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Container shipping market yet to bottom as spot rates keep slipping

Pace of rate decline has slowed, but market continues to deteriorate

Are we there yet? No. Container rates have yet to reach the floor. (Photo: Shutterstock)

Xeneta CEO Patrik Berglund said in late November that if spot rates had not stabilized and started to rise again by the first and second quarters of this year, “carriers have played this market really badly.”

By that definition, ocean carriers have played this market really badly.

Spot indexes are not plummeting like they were in the second half of 2022, but they’re still inching downward week after week. The market bottom is proving elusive as transport capacity continues to exceed demand.

The spot market is signaling where annual contract rates are heading in 2023.

Contract revenues are more important to carriers’ bottom lines than spot revenues and carriers are entering this year’s trans-Pacific contract negotiation season with an extremely weak hand amid a backdrop of still-falling spot rates.

Freightos Baltic Daily Index

Different spot indexes post different rate assessments, but the directional trends are generally the same.

The Freightos Baltic Daily Index (FBX) assessed spot rates in the China-West Coast lane at $1,040 per forty-foot equivalent unit on Friday, down 94% year on year (y/y) and down 30% versus March 2019, pre-COVID.

FBX put Friday’s China-East Coast rate at $2,286 per FEU (minus-87% y/y, minus-17% versus pre-COVID).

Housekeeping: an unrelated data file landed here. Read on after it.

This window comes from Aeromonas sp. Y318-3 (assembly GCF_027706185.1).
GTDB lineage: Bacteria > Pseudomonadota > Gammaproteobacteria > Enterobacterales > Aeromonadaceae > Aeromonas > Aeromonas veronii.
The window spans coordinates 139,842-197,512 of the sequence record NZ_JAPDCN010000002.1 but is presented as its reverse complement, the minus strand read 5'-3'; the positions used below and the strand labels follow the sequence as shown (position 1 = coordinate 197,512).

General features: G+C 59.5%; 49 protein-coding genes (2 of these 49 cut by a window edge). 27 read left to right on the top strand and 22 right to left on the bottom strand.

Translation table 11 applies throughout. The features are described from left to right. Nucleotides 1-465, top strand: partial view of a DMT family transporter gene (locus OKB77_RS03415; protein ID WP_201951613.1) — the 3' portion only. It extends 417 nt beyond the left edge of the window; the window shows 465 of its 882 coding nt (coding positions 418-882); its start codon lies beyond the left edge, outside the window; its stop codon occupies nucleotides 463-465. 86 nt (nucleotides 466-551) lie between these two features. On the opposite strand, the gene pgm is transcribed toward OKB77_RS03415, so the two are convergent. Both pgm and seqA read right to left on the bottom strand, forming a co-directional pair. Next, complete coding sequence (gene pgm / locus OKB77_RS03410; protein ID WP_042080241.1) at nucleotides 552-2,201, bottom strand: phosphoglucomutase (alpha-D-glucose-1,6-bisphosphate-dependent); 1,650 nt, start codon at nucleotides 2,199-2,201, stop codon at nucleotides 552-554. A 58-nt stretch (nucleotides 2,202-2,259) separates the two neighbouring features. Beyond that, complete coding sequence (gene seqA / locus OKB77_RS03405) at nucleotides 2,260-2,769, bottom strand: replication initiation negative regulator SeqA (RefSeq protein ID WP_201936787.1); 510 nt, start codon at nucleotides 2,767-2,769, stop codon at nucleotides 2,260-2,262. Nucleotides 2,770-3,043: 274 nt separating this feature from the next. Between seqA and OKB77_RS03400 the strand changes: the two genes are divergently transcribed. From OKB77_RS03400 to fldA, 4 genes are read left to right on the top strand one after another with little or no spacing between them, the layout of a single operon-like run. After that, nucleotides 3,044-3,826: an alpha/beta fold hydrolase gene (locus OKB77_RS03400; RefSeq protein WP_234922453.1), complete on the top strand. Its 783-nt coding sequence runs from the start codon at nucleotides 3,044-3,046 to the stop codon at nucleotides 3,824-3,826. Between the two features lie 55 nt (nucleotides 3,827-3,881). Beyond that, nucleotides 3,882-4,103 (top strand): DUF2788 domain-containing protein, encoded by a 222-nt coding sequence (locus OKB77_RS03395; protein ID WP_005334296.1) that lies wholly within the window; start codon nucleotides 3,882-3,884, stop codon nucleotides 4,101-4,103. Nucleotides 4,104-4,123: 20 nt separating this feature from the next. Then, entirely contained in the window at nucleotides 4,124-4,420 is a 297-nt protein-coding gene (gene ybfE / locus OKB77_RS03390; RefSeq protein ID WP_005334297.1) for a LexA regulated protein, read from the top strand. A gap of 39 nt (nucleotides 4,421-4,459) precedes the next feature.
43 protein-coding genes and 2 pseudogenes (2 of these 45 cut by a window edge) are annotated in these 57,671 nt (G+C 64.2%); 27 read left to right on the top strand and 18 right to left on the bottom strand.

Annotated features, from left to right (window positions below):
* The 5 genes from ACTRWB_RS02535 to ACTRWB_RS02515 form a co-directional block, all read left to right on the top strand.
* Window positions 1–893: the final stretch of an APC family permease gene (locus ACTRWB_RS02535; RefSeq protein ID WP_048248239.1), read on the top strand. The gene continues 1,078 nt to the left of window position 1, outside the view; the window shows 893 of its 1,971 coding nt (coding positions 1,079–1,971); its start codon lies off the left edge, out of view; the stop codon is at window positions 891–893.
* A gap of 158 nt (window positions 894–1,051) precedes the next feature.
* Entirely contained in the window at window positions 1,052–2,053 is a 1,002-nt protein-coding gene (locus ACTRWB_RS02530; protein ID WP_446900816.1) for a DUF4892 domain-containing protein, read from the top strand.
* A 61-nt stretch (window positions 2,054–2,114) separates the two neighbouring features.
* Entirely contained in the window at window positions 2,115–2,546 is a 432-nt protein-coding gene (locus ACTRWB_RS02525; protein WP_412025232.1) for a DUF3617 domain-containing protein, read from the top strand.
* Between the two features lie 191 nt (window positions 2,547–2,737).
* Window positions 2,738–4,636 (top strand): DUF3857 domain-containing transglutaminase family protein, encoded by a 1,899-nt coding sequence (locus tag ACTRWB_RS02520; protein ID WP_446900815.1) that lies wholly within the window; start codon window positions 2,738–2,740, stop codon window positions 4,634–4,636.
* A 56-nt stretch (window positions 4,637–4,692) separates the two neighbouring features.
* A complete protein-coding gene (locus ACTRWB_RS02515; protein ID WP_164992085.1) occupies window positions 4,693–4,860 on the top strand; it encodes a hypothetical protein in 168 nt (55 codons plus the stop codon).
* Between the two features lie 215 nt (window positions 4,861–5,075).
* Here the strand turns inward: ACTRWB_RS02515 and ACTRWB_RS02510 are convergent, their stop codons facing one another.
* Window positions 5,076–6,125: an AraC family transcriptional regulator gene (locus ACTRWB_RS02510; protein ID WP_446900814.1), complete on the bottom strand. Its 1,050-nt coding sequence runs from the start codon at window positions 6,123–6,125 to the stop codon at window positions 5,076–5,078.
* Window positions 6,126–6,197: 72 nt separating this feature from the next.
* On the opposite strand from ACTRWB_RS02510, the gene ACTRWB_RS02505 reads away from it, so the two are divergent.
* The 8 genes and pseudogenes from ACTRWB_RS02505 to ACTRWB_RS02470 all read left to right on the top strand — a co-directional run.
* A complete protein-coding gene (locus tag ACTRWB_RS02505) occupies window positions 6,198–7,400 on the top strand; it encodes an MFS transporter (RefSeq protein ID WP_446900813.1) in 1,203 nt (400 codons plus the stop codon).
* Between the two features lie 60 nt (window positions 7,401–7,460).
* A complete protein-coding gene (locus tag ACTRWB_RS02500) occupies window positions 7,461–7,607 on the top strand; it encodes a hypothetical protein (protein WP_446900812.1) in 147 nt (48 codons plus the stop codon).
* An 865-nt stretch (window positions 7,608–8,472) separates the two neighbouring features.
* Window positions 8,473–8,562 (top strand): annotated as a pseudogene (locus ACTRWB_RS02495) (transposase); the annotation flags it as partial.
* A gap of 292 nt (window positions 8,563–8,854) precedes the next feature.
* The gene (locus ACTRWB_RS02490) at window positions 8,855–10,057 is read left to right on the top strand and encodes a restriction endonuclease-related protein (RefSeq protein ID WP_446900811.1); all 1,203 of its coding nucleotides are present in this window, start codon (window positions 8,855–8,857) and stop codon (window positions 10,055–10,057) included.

Meanwhile, the trans-Atlantic market continues to far outperform the trans-Pacific. FBX’s westbound Europe-East Coast assessment was at $4,418 per FEU on Friday, down only 36% y/y and up 89% versus March 2019.

chart showing container shipping spot rates
Blue line: China-West Coast. Orange line: China-East Coast. Green line: Europe-East Coast. (Chart: FreightWaves SONAR)

The year-to-date (YTD) changes show the pace of rate declines in the trans-Pacific has decelerated versus last year, but rates are still headed lower.

The FBX China-West Coast index rate is down 25% YTD, China-East Coast 21% and Europe-East Coast 20%.

chart showing container shipping spot rates
Blue line: China-West Coast. Orange line: China-East Coast. Green line: Europe-East Coast. (Chart: FreightWaves SONAR)

Drewry World Container Index

The Drewry World Container Index (WCI) assessed Shanghai-Los Angeles spot rates for the week ending Thursday at $1,948 per FEU.

That’s down 2% YTD, 82% y/y and — in contrast to what the FBX says — up 23% since March 2019, pre-pandemic.

chart showing container shipping spot rates
Blue line: Shanghai-Los Angeles. Orange line: Shanghai-New York. Green line: Rotterdam-New York. (Chart: FreightWaves SONAR)

The WCI assessed Shanghai-New York spot rates at $2,772 per FEU, down 29% YTD, 79% y/y and 1% versus March 2019.

In the still-strong Rotterdam, Netherlands-to-New York market, the WCI assessed spot rates at $5,573 per FEU, down 20% YTD and 14% y/y, but up 179% versus March 2019.

Drewry said it expects “small week-on-week reductions in rates in the next few weeks.”

Other indexes

Other data sources tell the same story: The ocean container freight market, while more stable than in the second half of 2022, has yet to truly find a floor.